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Karen Jacobs

  • Karen JacobsSenior Lecturer in the Arts of the Pacific
  • Tel0044 (0)1603 592747
  • Academic Background BA (1996); MA Art history (non-western art) (1998), University of Ghent, Belgium; MA ‘Advanced studies in the arts of Africa, Oceania and the Americas’ (2000), Sainsbury Research Unit, University of East Anglia; PhD Art and Anthropology (2004), University of East Anglia; Post-doctoral research associate, University of East Anglia (2005-2009)
  • General Research Interests Collecting and history of collections, representation and museum ethnography, auctions and the art market, cultural festivals, politics of clothing, contemporary Pacific art
  • Current Research                

    • Karen Jacobs' research is interdisciplinary, combining art-historical, anthropological and museological approaches and focuses broadly on Pacific arts and specifically on the dynamic processes by which persons and objects are interrelated. Most of her research was conducted in the framework of funded international research projects. She was co-investigator in the AHRC-funded research project Fijian Art: political power, sacred value, social transformation and collecting since the 18th century, a collaborative 3-year project  (2011-2014) that aimed to unlock the potential of the outstanding collections of Fijian art, material culture and associated photographs and archives held in museums in the United Kingdom and abroad, and its follow-up AHRC-funded project Fiji's artistic heritage: impact and engagement in Fiji (2016-17). Her particular focus was on fibre skirts (liku) and the associated female tattooing (veiqia) as worn by indigenous Fijian women in the nineteenth century. She was involved in a range of exhibitions during these projects

      In 2012-13 she was the Principal Investigator of the AHRC-funded Networking Grant Who Cares? The material heritage of British missions in Africa and the Pacific, and its future, was established as a partnership between the Sainsbury Research Unit at the University of East Anglia, the Museum of Archaeology and Anthropology at the University of Cambridge, and the National Museums Scotland, Edinburgh, which each hosted a workshop, and the Museum Ethnographers Group, which hosted a webpage for the project. The aim of the project was to form a network of researchers, curators, representatives of UK-based missionary societies and of heritage organisations in Africa and the Pacific. During the three workshops, the network explored the contemporary issues that arise around material that derives from British Christian missions in Africa and the Pacific.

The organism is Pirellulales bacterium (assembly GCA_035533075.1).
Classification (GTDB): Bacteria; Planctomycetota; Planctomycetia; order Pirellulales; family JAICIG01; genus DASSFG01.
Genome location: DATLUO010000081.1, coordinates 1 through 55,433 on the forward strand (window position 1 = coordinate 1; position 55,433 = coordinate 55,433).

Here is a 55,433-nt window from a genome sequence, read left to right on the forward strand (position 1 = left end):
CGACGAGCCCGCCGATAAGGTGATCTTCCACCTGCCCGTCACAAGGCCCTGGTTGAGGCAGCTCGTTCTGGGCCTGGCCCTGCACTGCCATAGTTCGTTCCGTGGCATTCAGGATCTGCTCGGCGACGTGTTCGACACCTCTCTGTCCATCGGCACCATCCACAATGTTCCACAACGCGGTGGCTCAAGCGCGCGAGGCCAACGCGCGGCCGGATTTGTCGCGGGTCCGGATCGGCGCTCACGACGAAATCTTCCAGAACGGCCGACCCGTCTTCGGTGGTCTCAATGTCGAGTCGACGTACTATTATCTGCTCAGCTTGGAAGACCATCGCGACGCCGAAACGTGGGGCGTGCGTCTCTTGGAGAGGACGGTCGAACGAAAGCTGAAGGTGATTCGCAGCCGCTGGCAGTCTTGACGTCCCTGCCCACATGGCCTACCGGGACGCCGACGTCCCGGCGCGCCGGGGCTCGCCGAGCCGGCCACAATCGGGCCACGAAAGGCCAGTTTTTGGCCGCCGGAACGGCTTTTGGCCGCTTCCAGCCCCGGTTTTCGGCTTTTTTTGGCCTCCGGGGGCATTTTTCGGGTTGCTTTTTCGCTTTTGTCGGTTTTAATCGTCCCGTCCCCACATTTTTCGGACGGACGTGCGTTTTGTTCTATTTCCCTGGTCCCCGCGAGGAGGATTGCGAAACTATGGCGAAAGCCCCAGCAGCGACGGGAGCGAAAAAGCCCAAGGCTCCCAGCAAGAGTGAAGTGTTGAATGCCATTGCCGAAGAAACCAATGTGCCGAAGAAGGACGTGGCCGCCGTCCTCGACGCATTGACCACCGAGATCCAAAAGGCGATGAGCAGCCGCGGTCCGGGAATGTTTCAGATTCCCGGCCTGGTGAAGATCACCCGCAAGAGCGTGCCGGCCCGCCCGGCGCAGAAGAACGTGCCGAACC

Jacobs' research in the Kamoro region in West Papua focuses on cross-cultural encounters to expose the diversity of ways in which Kamoro culture has been communicated and constituted through the analysis of cultural representation. Particular emphasis is given to the creative and pragmatic adaptation by the Kamoro people to different forms of contact. The annual Kamoro Arts Festival, a forum for public relations, self-representation and cultural politics in a politically delicate climate, was subject of fieldwork in West Papua (2000, 2001, 2002 and 2005). More recently the focus has shifted towards patronage and corporate collecting, which was the subject of fieldwork in 2011. 


      Jacobs considers sharing knowledge with and nurturing students an important part of her job and has supervised several PhD students. She is currently primary supervisor for:

      Sarah Tamashiro

      Rachel McNair Smith

      Amelie Roussillon

      Sylvia Cockburn

      Heather Donoghue



  • Exhibition projects                

    • 2016-17 Co-curator with Steven Hooper and Katrina Talei Igglesden of major exhibition Fiji Art and Life in Oceania, Sainsbury Centre for Visual Arts, University of East Anglia, Norwich (14 October 2016-12 February 2017) showing over 270 works of art loaned by exhibition partner the Museum of Archaeology and Anthropology at Cambridge, and by the Fiji Museum, the British Museum, the Pitt Rivers Museum (Oxford) and museums in Aberdeen, Exeter, Birmingham, London and Maidstone.